We are unique. We get told that often. So, what does it mean to you and your Hero’s Journey? It means your Hero’s Journey could not have been done by anyone else and will have uniquely-yours results.
I’m pushing you to see your goals as a Hero’s Journey, so you will see that by its uniqueness, it makes a difference in the world.
For example, your goal is to write a book. A romance novel. You love to read them, and you long to write one. You write the story with an Asian-American female protagonist like yourself–a young woman with Asperger’s Syndrome (autism). It’s unique in the market, and it turns out readers love it. Just like Helen Hoang’s novel, The Kiss Quotient. Hoang brought her unique experiences to the story, and ironically, the story was universal. Readers identified with the character’s vulnerabilities and foibles, and the books brought attention to girls and women with Asperger’s. (The ratio of males:females is thought to be around 3:1)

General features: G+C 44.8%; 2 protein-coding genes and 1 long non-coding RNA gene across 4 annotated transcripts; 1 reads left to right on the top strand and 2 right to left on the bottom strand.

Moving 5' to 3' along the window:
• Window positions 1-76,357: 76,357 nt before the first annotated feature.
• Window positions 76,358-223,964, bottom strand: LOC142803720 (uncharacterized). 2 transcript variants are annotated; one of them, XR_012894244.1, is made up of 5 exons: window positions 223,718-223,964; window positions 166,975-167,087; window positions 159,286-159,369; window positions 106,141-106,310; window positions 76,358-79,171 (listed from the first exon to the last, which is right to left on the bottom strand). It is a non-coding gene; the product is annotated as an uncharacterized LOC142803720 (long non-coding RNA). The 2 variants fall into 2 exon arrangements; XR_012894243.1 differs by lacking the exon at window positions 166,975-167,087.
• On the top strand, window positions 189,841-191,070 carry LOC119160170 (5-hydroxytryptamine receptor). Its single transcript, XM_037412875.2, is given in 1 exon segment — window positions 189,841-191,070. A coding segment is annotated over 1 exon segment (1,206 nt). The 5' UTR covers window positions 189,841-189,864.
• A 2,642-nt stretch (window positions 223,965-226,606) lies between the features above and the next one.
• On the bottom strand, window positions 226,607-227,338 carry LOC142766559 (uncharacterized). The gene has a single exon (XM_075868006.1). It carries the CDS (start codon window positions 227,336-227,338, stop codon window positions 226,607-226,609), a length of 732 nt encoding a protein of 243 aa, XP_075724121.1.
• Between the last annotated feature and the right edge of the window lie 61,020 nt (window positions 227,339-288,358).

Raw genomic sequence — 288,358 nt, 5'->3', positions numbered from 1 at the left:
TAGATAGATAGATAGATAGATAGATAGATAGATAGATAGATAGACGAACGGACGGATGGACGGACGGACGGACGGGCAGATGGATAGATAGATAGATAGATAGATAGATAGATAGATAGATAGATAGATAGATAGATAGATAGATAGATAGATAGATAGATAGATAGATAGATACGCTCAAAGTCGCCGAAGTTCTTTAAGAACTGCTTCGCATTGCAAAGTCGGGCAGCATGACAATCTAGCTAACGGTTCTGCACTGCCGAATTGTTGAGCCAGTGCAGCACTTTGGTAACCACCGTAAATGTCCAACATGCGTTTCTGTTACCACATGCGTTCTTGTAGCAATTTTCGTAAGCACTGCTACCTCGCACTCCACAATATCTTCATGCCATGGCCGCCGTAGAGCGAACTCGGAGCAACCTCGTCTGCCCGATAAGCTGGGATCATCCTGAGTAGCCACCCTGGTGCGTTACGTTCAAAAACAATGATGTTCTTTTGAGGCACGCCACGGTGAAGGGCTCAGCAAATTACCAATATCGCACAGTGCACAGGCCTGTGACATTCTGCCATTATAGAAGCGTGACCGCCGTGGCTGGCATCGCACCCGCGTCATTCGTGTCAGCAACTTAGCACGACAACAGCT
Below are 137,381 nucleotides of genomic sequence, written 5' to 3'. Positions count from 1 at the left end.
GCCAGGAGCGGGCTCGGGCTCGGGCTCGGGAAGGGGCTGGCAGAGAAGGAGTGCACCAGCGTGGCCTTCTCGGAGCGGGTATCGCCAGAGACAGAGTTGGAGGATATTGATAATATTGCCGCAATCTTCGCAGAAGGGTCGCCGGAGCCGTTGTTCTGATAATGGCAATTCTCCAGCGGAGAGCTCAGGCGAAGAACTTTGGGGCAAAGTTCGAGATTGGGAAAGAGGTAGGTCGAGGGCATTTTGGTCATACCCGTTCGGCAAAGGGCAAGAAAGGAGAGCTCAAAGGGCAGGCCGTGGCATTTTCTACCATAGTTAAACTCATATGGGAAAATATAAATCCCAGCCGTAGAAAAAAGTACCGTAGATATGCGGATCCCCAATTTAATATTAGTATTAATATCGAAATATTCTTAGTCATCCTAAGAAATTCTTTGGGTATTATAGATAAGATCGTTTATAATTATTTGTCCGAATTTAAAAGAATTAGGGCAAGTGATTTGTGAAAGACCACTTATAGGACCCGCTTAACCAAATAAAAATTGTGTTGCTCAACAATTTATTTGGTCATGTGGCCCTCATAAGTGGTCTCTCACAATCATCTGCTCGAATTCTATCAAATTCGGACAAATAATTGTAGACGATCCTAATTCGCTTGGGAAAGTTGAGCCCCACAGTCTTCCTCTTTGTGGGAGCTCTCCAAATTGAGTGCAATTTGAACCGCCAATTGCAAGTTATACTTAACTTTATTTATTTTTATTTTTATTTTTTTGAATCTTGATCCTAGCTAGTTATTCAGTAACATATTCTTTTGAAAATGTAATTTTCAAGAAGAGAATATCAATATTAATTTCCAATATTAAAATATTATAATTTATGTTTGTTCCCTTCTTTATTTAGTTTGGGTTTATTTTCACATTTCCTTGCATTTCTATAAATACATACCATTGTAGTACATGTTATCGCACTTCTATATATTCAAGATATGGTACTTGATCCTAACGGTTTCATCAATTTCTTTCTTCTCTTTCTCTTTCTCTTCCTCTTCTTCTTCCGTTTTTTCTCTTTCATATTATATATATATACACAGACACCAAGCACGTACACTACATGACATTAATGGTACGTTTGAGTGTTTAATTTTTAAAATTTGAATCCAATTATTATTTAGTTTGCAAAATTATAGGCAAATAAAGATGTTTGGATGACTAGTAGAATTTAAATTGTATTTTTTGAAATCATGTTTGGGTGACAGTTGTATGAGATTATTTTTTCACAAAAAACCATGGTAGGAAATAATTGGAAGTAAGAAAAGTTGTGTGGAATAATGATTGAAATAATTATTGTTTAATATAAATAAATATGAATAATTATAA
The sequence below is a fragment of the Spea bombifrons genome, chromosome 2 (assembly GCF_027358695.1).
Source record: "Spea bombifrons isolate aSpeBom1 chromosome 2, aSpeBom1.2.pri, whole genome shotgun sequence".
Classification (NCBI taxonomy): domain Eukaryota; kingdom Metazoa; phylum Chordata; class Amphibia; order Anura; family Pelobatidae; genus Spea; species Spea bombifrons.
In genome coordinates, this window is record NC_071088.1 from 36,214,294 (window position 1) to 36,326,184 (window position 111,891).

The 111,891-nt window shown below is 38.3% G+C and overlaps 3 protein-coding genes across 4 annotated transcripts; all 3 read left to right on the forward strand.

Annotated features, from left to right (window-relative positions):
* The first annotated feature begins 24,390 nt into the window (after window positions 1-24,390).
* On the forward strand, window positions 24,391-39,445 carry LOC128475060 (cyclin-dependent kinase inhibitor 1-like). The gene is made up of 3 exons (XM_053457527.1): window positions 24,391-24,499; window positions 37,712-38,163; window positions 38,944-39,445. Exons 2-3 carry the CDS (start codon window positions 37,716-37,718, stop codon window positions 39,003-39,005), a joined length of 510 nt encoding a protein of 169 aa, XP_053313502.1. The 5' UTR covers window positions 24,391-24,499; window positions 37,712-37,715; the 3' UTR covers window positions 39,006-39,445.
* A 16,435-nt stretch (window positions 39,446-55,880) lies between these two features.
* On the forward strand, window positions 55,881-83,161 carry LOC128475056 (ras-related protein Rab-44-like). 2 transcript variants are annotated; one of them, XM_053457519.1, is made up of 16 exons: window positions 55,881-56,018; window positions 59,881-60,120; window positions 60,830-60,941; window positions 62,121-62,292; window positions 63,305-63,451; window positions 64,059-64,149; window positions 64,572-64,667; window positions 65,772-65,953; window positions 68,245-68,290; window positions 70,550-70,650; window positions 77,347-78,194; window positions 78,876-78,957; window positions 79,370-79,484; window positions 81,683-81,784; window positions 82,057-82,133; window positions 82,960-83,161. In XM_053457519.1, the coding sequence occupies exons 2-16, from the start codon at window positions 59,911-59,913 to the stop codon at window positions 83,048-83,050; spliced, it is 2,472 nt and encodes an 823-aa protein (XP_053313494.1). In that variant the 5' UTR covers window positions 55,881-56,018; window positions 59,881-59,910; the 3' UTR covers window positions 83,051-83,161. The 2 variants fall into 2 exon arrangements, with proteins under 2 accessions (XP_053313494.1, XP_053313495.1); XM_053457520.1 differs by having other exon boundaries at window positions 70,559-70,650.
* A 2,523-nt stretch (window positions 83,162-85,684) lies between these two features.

Your Hero’s Journey to write a book doesn’t have to be just like Hoang’s,. You have lived a completely different life and will bring your experiences to your characters. In that way, your book will be unique and bring a new perspective to whatever story you choose to write. We’ll never know what that is if you don’t write it.
For another example, you want to be a fashion designer and you’ve made it to college. You are the first person in your family to graduate high school, yet alone college. Your family are recent immigrants from Guatemala and speak three different languages at home: English, Spanish, and Xinca (an indigenous language). You were born in the U.S., but no one else in your family was. They brought family heirlooms and clothes with them, some of which reflect the side of family with indigenous roots. Who knows, maybe you will be the next Isabel Toledo!
Let us see what you can create!